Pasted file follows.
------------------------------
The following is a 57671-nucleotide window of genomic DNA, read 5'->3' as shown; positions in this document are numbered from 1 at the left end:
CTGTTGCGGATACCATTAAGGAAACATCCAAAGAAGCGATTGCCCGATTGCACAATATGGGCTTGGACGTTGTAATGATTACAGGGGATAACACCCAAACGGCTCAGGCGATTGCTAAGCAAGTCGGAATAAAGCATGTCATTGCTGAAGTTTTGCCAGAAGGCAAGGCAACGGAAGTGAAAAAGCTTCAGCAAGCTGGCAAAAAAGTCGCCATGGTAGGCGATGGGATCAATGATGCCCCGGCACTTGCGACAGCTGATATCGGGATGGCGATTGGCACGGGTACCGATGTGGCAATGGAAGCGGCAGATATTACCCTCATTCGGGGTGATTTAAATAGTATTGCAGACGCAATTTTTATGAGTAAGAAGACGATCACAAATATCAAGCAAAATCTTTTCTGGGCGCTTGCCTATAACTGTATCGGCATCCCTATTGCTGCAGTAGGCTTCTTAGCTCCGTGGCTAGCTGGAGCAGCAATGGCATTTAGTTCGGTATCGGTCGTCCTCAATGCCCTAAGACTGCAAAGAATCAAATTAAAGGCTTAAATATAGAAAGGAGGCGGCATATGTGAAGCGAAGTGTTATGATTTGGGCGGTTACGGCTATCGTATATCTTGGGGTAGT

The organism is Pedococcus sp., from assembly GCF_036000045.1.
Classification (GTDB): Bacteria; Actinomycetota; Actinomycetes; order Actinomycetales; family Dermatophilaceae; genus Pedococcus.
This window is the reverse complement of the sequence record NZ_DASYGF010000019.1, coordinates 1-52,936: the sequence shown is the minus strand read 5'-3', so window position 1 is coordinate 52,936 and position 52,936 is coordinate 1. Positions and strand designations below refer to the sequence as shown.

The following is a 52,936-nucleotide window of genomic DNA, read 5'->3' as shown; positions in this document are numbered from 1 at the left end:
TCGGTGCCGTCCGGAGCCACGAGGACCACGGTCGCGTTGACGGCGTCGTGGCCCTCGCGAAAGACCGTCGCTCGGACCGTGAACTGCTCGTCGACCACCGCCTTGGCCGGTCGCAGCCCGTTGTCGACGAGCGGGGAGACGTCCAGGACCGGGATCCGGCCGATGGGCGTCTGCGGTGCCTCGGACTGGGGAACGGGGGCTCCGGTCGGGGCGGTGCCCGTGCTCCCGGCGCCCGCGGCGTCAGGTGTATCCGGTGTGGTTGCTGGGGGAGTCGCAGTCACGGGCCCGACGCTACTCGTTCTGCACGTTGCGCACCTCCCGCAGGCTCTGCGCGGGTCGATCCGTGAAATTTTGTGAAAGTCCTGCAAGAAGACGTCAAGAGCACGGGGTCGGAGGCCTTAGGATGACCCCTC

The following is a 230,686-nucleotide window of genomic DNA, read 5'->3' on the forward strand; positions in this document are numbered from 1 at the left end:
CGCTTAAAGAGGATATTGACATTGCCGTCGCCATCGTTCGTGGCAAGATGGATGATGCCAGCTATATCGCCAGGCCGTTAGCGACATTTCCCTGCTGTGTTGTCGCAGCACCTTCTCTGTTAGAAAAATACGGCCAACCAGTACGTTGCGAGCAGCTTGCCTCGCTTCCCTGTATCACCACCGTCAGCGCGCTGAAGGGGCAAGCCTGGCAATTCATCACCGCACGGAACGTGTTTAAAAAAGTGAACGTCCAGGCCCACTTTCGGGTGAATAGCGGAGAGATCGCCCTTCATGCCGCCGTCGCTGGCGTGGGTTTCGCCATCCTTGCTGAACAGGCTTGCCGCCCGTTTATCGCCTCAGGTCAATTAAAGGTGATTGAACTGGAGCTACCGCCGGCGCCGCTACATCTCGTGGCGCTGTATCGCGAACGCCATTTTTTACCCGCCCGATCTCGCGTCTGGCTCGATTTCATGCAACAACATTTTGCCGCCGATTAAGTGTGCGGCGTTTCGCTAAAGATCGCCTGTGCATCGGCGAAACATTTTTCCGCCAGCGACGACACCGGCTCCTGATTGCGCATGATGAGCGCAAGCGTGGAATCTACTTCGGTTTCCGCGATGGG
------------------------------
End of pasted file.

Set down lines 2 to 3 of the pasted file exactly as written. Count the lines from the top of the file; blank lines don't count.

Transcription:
CTGTTGCGGATACCATTAAGGAAACATCCAAAGAAGCGATTGCCCGATTGCACAATATGGGCTTGGACGTTGTAATGATTACAGGGGATAACACCCAAACGGCTCAGGCGATTGCTAAGCAAGTCGGAATAAAGCATGTCATTGCTGAAGTTTTGCCAGAAGGCAAGGCAACGGAAGTGAAAAAGCTTCAGCAAGCTGGCAAAAAAGTCGCCATGGTAGGCGATGGGATCAATGATGCCCCGGCACTTGCGACAGCTGATATCGGGATGGCGATTGGCACGGGTACCGATGTGGCAATGGAAGCGGCAGATATTACCCTCATTCGGGGTGATTTAAATAGTATTGCAGACGCAATTTTTATGAGTAAGAAGACGATCACAAATATCAAGCAAAATCTTTTCTGGGCGCTTGCCTATAACTGTATCGGCATCCCTATTGCTGCAGTAGGCTTCTTAGCTCCGTGGCTAGCTGGAGCAGCAATGGCATTTAGTTCGGTATCGGTCGTCCTCAATGCCCTAAGACTGCAAAGAATCAAATTAAAGGCTTAAATATAGAAAGGAGGCGGCATATGTGAAGCGAAGTGTTATGATTTGGGCGGTTACGGCTATCGTATATCTTGGGGTAGT

The organism is Pedococcus sp., from assembly GCF_036000045.1.